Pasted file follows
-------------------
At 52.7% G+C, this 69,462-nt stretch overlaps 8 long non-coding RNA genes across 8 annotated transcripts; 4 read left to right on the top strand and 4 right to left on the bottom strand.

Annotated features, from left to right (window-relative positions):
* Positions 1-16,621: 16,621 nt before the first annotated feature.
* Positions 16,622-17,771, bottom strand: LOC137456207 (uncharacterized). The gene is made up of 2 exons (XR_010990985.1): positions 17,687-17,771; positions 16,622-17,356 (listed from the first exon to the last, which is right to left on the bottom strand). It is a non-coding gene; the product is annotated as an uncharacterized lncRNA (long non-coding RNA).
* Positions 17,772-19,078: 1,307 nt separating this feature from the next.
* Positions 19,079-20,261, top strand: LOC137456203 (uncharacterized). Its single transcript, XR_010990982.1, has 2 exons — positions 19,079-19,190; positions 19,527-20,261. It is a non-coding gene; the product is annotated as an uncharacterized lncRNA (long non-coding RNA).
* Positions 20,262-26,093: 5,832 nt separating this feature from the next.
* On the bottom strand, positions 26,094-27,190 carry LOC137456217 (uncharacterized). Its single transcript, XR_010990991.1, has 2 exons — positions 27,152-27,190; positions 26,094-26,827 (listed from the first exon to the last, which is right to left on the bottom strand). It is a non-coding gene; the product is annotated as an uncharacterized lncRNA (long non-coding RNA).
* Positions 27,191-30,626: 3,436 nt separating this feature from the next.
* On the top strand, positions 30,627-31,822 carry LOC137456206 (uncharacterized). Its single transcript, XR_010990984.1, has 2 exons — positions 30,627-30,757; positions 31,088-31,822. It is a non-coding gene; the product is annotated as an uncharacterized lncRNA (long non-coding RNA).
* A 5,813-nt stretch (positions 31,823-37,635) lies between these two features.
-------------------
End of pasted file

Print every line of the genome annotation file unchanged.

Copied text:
At 52.7% G+C, this 69,462-nt stretch overlaps 8 long non-coding RNA genes across 8 annotated transcripts; 4 read left to right on the top strand and 4 right to left on the bottom strand.

Annotated features, from left to right (window-relative positions):
* Positions 1-16,621: 16,621 nt before the first annotated feature.
* Positions 16,622-17,771, bottom strand: LOC137456207 (uncharacterized). The gene is made up of 2 exons (XR_010990985.1): positions 17,687-17,771; positions 16,622-17,356 (listed from the first exon to the last, which is right to left on the bottom strand). It is a non-coding gene; the product is annotated as an uncharacterized lncRNA (long non-coding RNA).
* Positions 17,772-19,078: 1,307 nt separating this feature from the next.
* Positions 19,079-20,261, top strand: LOC137456203 (uncharacterized). Its single transcript, XR_010990982.1, has 2 exons — positions 19,079-19,190; positions 19,527-20,261. It is a non-coding gene; the product is annotated as an uncharacterized lncRNA (long non-coding RNA).
* Positions 20,262-26,093: 5,832 nt separating this feature from the next.
* On the bottom strand, positions 26,094-27,190 carry LOC137456217 (uncharacterized). Its single transcript, XR_010990991.1, has 2 exons — positions 27,152-27,190; positions 26,094-26,827 (listed from the first exon to the last, which is right to left on the bottom strand). It is a non-coding gene; the product is annotated as an uncharacterized lncRNA (long non-coding RNA).
* Positions 27,191-30,626: 3,436 nt separating this feature from the next.
* On the top strand, positions 30,627-31,822 carry LOC137456206 (uncharacterized). Its single transcript, XR_010990984.1, has 2 exons — positions 30,627-30,757; positions 31,088-31,822. It is a non-coding gene; the product is annotated as an uncharacterized lncRNA (long non-coding RNA).
* A 5,813-nt stretch (positions 31,823-37,635) lies between these two features.